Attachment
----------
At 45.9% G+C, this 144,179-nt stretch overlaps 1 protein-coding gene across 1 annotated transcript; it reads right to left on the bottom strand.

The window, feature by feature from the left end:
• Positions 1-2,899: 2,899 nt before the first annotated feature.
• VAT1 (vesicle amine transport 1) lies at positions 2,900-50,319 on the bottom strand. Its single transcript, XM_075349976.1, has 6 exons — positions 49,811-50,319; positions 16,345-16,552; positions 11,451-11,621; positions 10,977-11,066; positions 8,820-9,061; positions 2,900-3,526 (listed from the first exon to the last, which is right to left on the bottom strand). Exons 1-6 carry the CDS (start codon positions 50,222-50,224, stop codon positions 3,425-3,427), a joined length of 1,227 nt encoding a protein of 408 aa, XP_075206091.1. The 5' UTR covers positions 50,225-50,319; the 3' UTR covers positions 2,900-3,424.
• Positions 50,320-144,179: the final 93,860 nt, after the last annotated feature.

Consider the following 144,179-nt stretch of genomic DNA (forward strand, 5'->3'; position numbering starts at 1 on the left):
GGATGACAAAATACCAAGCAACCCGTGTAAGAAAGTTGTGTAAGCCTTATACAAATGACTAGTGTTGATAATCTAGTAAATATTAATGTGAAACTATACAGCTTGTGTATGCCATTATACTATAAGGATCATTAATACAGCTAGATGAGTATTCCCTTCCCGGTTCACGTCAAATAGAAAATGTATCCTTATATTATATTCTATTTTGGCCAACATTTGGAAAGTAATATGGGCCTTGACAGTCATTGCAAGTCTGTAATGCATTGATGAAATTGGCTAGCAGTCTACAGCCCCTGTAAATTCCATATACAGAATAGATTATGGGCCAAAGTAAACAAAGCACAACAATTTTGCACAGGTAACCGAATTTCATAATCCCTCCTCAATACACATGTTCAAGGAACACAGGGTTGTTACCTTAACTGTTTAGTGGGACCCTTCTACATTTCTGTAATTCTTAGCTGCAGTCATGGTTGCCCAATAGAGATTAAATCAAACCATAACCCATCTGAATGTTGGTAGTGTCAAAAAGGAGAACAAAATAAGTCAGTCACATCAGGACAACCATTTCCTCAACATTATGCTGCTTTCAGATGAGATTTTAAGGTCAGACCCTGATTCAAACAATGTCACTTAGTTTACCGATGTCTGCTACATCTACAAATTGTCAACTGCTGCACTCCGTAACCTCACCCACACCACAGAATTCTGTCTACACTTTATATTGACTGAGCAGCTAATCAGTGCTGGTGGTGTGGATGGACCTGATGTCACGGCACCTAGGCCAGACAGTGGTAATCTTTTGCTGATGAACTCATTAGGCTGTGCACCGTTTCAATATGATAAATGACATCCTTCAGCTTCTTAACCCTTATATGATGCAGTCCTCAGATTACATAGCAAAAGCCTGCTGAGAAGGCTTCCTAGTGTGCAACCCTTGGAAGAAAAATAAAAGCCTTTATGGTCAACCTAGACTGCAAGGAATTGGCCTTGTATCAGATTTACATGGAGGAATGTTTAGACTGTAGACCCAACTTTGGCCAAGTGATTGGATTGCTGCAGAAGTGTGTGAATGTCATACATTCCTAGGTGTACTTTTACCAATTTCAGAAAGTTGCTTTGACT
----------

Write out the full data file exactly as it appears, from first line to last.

At 45.9% G+C, this 144,179-nt stretch overlaps 1 protein-coding gene across 1 annotated transcript; it reads right to left on the bottom strand.

The window, feature by feature from the left end:
• Positions 1-2,899: 2,899 nt before the first annotated feature.
• VAT1 (vesicle amine transport 1) lies at positions 2,900-50,319 on the bottom strand. Its single transcript, XM_075349976.1, has 6 exons — positions 49,811-50,319; positions 16,345-16,552; positions 11,451-11,621; positions 10,977-11,066; positions 8,820-9,061; positions 2,900-3,526 (listed from the first exon to the last, which is right to left on the bottom strand). Exons 1-6 carry the CDS (start codon positions 50,222-50,224, stop codon positions 3,425-3,427), a joined length of 1,227 nt encoding a protein of 408 aa, XP_075206091.1. The 5' UTR covers positions 50,225-50,319; the 3' UTR covers positions 2,900-3,424.
• Positions 50,320-144,179: the final 93,860 nt, after the last annotated feature.

Consider the following 144,179-nt stretch of genomic DNA (forward strand, 5'->3'; position numbering starts at 1 on the left):
GGATGACAAAATACCAAGCAACCCGTGTAAGAAAGTTGTGTAAGCCTTATACAAATGACTAGTGTTGATAATCTAGTAAATATTAATGTGAAACTATACAGCTTGTGTATGCCATTATACTATAAGGATCATTAATACAGCTAGATGAGTATTCCCTTCCCGGTTCACGTCAAATAGAAAATGTATCCTTATATTATATTCTATTTTGGCCAACATTTGGAAAGTAATATGGGCCTTGACAGTCATTGCAAGTCTGTAATGCATTGATGAAATTGGCTAGCAGTCTACAGCCCCTGTAAATTCCATATACAGAATAGATTATGGGCCAAAGTAAACAAAGCACAACAATTTTGCACAGGTAACCGAATTTCATAATCCCTCCTCAATACACATGTTCAAGGAACACAGGGTTGTTACCTTAACTGTTTAGTGGGACCCTTCTACATTTCTGTAATTCTTAGCTGCAGTCATGGTTGCCCAATAGAGATTAAATCAAACCATAACCCATCTGAATGTTGGTAGTGTCAAAAAGGAGAACAAAATAAGTCAGTCACATCAGGACAACCATTTCCTCAACATTATGCTGCTTTCAGATGAGATTTTAAGGTCAGACCCTGATTCAAACAATGTCACTTAGTTTACCGATGTCTGCTACATCTACAAATTGTCAACTGCTGCACTCCGTAACCTCACCCACACCACAGAATTCTGTCTACACTTTATATTGACTGAGCAGCTAATCAGTGCTGGTGGTGTGGATGGACCTGATGTCACGGCACCTAGGCCAGACAGTGGTAATCTTTTGCTGATGAACTCATTAGGCTGTGCACCGTTTCAATATGATAAATGACATCCTTCAGCTTCTTAACCCTTATATGATGCAGTCCTCAGATTACATAGCAAAAGCCTGCTGAGAAGGCTTCCTAGTGTGCAACCCTTGGAAGAAAAATAAAAGCCTTTATGGTCAACCTAGACTGCAAGGAATTGGCCTTGTATCAGATTTACATGGAGGAATGTTTAGACTGTAGACCCAACTTTGGCCAAGTGATTGGATTGCTGCAGAAGTGTGTGAATGTCATACATTCCTAGGTGTACTTTTACCAATTTCAGAAAGTTGCTTTGACT